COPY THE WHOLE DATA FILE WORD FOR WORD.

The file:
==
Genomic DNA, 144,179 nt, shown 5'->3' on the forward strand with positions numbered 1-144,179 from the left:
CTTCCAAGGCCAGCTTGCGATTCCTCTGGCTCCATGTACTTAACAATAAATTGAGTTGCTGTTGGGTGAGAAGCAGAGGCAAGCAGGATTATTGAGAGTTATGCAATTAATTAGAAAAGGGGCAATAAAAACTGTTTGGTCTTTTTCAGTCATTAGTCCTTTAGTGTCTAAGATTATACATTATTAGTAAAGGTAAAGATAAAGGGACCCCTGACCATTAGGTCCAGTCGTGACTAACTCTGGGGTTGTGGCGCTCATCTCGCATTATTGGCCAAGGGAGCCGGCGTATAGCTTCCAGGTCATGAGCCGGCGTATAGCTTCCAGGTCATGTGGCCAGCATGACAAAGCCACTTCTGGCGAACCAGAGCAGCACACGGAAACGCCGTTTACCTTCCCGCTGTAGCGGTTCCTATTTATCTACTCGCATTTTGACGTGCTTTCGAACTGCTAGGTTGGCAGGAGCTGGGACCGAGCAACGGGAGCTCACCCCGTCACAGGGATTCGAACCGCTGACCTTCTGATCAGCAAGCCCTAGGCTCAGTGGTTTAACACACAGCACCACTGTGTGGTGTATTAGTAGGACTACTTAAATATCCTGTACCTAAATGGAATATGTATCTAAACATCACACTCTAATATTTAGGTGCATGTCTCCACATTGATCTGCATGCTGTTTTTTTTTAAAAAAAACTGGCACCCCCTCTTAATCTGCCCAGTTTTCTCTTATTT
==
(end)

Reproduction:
Genomic DNA, 144,179 nt, shown 5'->3' on the forward strand with positions numbered 1-144,179 from the left:
CTTCCAAGGCCAGCTTGCGATTCCTCTGGCTCCATGTACTTAACAATAAATTGAGTTGCTGTTGGGTGAGAAGCAGAGGCAAGCAGGATTATTGAGAGTTATGCAATTAATTAGAAAAGGGGCAATAAAAACTGTTTGGTCTTTTTCAGTCATTAGTCCTTTAGTGTCTAAGATTATACATTATTAGTAAAGGTAAAGATAAAGGGACCCCTGACCATTAGGTCCAGTCGTGACTAACTCTGGGGTTGTGGCGCTCATCTCGCATTATTGGCCAAGGGAGCCGGCGTATAGCTTCCAGGTCATGAGCCGGCGTATAGCTTCCAGGTCATGTGGCCAGCATGACAAAGCCACTTCTGGCGAACCAGAGCAGCACACGGAAACGCCGTTTACCTTCCCGCTGTAGCGGTTCCTATTTATCTACTCGCATTTTGACGTGCTTTCGAACTGCTAGGTTGGCAGGAGCTGGGACCGAGCAACGGGAGCTCACCCCGTCACAGGGATTCGAACCGCTGACCTTCTGATCAGCAAGCCCTAGGCTCAGTGGTTTAACACACAGCACCACTGTGTGGTGTATTAGTAGGACTACTTAAATATCCTGTACCTAAATGGAATATGTATCTAAACATCACACTCTAATATTTAGGTGCATGTCTCCACATTGATCTGCATGCTGTTTTTTTTTAAAAAAAACTGGCACCCCCTCTTAATCTGCCCAGTTTTCTCTTATTT